Dr. Timothy Huckaby never considered himself an alcoholic. A successful medical student on his way to a promising career, he lived by the motto “work hard, play hard.” It wasn’t unusual for him to have a few drinks on the weekends.And there was no shortage of booze on campus.
“In medical school, they had a student union where they would buy beer for us every single weekend. So we all drank a lot. We didn’t see a problem with that. That’s how we coped with life. We would party heavily on Friday night.”What Huckaby didn’t realize was that he was predisposed to addiction. “I began to have a real serious alcohol problem,” he said. “It ran in my family. My father was a Southern Baptist minister who quit drinking because he found the Lord. And I had grandfathers and uncles who were severe alcoholics, so I never understood any of that.” While he admits his drinking was out of control, it never led to trouble at work or with the law. But all of that changed in the ’90s when he had foot surgery and was introduced to opiates. “I couldn’t stop,” he said. “To the point that I had a serious opiate drug problem and my partners intervened and sent me to recovery.” But Huckaby never intended to stop drinking.
“I just wanted them to fix me for my opiate problem and return me back to my life. And at that point I wasn’t willing and ready. I didn’t understand.”
“Being the good addict that I was, I decided to self-treat myself.”He carried nitroglycerin until it became ineffective, and then he carried the nitroglycerin spray. “It was easy to get it,” he said. “It was like candy in the operating room.” Huckaby wasn’t the only medical professional to ever pilfer from a hospital drug supply. According a 2014 article published in the Western Journal of Emergency Medicine, between 10 and 14 percent of physicians have substance abuse disorders — similar to that of the general population. The same article cited a 2009 study that found anesthesiologists, like Huckaby, have a higher rate of substance use disorders than other physicians. Dr. Huckaby continued to self-medicate, but when the pain became too much to bear, he saw a cardiologist and learned he needed a stent in his heart. Convinced his opiate addiction was behind him, he didn’t bother to alert his doctor before the procedure. “So they took me to the cath lab, put an IV in me and loaded me up with fentanyl (an opiate) and Versed (a sedative). At that point, I really didn’t have a recovery program. I was totally unprepared for the way that it would tickle my brain, and I can remember when it hit. I was like ‘Oh my God, I forgot about how good this stuff felt.’” He took a few days off, and the following Monday, he swore he wouldn’t start using again.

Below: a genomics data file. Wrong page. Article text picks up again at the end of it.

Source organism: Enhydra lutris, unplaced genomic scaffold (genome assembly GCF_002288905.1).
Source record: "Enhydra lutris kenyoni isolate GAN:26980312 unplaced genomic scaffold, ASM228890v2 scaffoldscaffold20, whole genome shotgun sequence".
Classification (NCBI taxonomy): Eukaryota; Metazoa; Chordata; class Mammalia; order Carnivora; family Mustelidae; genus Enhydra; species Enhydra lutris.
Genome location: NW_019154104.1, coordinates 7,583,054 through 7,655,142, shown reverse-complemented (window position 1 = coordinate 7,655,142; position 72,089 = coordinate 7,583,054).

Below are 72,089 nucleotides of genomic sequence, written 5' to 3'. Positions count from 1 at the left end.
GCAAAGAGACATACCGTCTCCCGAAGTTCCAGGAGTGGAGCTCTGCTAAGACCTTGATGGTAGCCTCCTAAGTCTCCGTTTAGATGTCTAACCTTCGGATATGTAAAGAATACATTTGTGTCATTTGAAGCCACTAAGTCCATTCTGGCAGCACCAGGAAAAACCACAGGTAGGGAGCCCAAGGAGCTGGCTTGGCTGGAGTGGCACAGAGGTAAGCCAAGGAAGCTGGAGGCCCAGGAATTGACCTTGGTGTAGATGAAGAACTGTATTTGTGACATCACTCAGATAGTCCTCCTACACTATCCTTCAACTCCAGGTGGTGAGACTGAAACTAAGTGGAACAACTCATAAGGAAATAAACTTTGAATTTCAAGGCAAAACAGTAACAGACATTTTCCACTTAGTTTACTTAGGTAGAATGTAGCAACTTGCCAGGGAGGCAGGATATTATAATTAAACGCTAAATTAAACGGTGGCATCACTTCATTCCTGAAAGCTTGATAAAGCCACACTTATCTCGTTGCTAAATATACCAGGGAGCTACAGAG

“All the way back to work, I was thinking to myself ‘we’re not going to do this again, we’re not going to do this again,’ but before the day was over, I was injecting fentanyl.”
“Your bottom is an inside job.”
“I thought ‘What a cliché, you have a problem, so that’s what you’re going to do, go practice addiction medicine.’”But she asked him to keep an open mind and continued to check in with him regularly. “She kept bugging me and bugging me,” he said, adding that he was in no hurry to go back to work. But when she called a year later about an available fellowship at the University of Florida, Huckaby threw his hat in the ring and was invited to an interview. About 40 minutes into his ride home, they called to ask when he could start.
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